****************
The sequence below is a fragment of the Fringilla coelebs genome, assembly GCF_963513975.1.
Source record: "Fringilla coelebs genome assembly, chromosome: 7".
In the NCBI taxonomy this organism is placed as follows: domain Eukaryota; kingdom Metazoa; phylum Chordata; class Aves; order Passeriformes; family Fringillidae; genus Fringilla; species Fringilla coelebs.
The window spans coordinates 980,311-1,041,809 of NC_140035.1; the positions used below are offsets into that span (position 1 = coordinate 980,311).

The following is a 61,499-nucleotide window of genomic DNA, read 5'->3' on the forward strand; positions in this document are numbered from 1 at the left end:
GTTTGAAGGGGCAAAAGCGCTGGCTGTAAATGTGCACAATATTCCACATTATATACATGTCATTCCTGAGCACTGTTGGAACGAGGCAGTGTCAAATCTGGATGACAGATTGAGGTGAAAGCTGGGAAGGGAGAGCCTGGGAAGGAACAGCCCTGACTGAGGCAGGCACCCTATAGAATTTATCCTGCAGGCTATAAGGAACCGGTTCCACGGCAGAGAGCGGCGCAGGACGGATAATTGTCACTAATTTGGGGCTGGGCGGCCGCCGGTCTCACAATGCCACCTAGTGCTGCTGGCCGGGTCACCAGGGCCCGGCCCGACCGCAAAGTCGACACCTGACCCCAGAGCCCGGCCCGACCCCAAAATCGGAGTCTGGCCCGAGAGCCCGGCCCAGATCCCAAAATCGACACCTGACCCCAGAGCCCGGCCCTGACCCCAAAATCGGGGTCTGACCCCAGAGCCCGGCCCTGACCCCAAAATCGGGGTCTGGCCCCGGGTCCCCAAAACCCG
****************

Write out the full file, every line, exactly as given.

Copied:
The sequence below is a fragment of the Fringilla coelebs genome, assembly GCF_963513975.1.
Source record: "Fringilla coelebs genome assembly, chromosome: 7".
In the NCBI taxonomy this organism is placed as follows: domain Eukaryota; kingdom Metazoa; phylum Chordata; class Aves; order Passeriformes; family Fringillidae; genus Fringilla; species Fringilla coelebs.
The window spans coordinates 980,311-1,041,809 of NC_140035.1; the positions used below are offsets into that span (position 1 = coordinate 980,311).

The following is a 61,499-nucleotide window of genomic DNA, read 5'->3' on the forward strand; positions in this document are numbered from 1 at the left end:
GTTTGAAGGGGCAAAAGCGCTGGCTGTAAATGTGCACAATATTCCACATTATATACATGTCATTCCTGAGCACTGTTGGAACGAGGCAGTGTCAAATCTGGATGACAGATTGAGGTGAAAGCTGGGAAGGGAGAGCCTGGGAAGGAACAGCCCTGACTGAGGCAGGCACCCTATAGAATTTATCCTGCAGGCTATAAGGAACCGGTTCCACGGCAGAGAGCGGCGCAGGACGGATAATTGTCACTAATTTGGGGCTGGGCGGCCGCCGGTCTCACAATGCCACCTAGTGCTGCTGGCCGGGTCACCAGGGCCCGGCCCGACCGCAAAGTCGACACCTGACCCCAGAGCCCGGCCCGACCCCAAAATCGGAGTCTGGCCCGAGAGCCCGGCCCAGATCCCAAAATCGACACCTGACCCCAGAGCCCGGCCCTGACCCCAAAATCGGGGTCTGACCCCAGAGCCCGGCCCTGACCCCAAAATCGGGGTCTGGCCCCGGGTCCCCAAAACCCG